Holidays are celebrated and kept precious with traditions. In this constantly changing world, we cling to the comfort of something constant.
What do we do when our tradition is broken by a death?
Difficult decisions and thoughts swirl.
My husband died, will anyone remember to get ME a present this year?
How do I even get out of bed Christmas morning without my child?
Mom always loved hosting New Years Eve – do we do it without her?
Sometimes traditions just accentuate the painful loss and cease to be sources of comfort. Some traditions die with people. This is where the need for new traditions is very real and important.
I think the biggest obstacle to creating new traditions is awkwardness or fear.
It’s incredible how good we can be at NOT saying what is most on our minds. It’s the first Christmas Eve without grandpa but everyone is too afraid to say anything.
Afraid of vulnerability, afraid of causing someone else pain, afraid of not knowing exactly what to say.
There are many excuses for staying silent. But there is a deep human need to speak, hear the names, and tell the stories of our loved ones.
At our Candlelight Service of Remembrance last week I was talking with Paulette, one of our lovely Service Directors. She was telling me about her family’s Thanksgiving and how they took time before their meal to pause and cherish the memory of all the family members that had died. Some of the deaths were more peripheral or only significant to one or two people but their loss was named and their grief was counted. A profound space was made for their family.
When I asked if this was a tradition she said, “Oh yes, every year and we always have a single candle lit for everyone who has died.”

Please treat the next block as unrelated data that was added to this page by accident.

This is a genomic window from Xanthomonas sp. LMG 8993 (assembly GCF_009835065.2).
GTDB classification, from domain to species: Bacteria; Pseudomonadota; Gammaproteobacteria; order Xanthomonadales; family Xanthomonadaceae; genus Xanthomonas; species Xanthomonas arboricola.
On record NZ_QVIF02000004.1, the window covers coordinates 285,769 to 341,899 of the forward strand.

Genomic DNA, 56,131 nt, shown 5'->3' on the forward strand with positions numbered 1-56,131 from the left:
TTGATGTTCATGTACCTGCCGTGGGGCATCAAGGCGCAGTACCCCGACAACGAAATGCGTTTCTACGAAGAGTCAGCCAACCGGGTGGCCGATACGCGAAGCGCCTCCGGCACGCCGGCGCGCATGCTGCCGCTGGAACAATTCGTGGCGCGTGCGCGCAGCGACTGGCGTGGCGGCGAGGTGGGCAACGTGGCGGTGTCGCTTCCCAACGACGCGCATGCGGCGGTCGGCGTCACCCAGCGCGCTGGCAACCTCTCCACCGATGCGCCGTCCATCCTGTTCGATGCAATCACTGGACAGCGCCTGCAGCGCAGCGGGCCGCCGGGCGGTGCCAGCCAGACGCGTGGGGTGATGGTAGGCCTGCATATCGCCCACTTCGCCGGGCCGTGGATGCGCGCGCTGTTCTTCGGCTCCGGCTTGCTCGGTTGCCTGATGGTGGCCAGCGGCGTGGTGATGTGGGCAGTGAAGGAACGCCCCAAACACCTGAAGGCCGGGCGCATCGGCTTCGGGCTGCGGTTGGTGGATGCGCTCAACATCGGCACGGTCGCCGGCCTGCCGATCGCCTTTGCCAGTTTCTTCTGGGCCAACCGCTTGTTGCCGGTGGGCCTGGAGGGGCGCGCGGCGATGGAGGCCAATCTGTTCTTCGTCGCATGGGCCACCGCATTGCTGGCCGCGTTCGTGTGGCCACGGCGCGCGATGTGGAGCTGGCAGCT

Actions and words empower, embolden, and open up the opportunity for connection. And what are traditions? Actions and words on repeat. Our traditions should connect us and promote healing and honesty and if they don’t, they ought to be adjusted.
If you are grieving this year, I would deeply encourage you to enfold an act of remembrance into your holiday traditions.
- Set a place at the table for your loved one as a way of still including their joyful spirit into your gathering.
- Light a candle in honor of the person or people you are missing.
- Create an ornament for your tree in memory of your loved one. Each year this will be a special piece you put on your tree and tell others about.
- Before a meal, say a few words about the person you are remembering and how their life changed yours. Make it specific, “His love for me was a security and comfort I hope I can give to my children …”
- Find one other person you know is also grieving and connect with them over your shared sorrow.
I promise you that incorporating a practice of remembering into your holiday tradition will bring you and many others profound peace.
Wishing a meaning-full holiday time